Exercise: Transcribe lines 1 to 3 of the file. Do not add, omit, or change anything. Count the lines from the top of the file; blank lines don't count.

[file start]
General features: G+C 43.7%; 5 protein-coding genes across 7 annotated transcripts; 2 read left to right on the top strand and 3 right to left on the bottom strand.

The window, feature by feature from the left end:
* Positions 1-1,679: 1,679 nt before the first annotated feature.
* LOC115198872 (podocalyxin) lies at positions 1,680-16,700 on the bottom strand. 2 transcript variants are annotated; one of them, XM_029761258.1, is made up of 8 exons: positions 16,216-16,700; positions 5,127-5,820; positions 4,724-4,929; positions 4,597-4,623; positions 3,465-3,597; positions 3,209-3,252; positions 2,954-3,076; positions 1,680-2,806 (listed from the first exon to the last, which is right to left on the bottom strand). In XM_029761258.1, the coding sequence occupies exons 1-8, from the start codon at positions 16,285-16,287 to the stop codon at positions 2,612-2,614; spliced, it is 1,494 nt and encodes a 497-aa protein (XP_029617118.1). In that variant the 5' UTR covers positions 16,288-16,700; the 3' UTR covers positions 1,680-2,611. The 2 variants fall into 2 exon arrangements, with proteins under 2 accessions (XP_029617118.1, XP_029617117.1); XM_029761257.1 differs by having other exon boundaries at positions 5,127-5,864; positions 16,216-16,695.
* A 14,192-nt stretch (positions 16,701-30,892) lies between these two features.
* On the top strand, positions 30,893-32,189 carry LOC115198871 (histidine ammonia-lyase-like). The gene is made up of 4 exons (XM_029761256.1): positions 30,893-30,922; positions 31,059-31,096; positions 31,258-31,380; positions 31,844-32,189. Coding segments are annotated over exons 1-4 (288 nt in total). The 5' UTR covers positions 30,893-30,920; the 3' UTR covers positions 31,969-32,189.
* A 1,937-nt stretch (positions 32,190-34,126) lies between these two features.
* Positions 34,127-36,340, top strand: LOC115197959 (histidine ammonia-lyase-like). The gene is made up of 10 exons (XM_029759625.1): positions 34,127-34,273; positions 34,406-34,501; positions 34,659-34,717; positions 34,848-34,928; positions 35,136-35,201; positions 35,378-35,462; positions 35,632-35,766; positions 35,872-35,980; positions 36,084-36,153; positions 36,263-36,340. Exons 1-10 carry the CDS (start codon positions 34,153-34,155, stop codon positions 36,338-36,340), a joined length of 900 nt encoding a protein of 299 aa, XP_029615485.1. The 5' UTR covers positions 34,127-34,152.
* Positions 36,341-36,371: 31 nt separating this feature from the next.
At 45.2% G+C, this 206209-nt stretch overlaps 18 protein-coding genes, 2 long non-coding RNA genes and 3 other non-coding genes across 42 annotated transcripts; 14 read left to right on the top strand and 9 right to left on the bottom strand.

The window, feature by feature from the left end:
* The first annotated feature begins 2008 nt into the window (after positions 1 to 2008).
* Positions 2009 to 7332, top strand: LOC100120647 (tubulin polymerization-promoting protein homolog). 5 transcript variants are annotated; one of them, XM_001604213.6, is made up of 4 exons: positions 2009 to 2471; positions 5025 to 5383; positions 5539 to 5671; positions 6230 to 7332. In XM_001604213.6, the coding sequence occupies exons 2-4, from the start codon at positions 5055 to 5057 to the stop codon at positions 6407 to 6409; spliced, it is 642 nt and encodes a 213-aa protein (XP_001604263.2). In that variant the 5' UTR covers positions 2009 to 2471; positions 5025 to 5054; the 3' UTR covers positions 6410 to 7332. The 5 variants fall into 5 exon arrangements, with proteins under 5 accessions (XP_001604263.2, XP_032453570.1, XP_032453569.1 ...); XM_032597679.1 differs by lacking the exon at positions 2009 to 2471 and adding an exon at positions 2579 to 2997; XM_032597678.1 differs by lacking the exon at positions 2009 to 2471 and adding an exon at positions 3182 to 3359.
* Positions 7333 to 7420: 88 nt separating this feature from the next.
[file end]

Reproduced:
General features: G+C 43.7%; 5 protein-coding genes across 7 annotated transcripts; 2 read left to right on the top strand and 3 right to left on the bottom strand.

The window, feature by feature from the left end:
* Positions 1-1,679: 1,679 nt before the first annotated feature.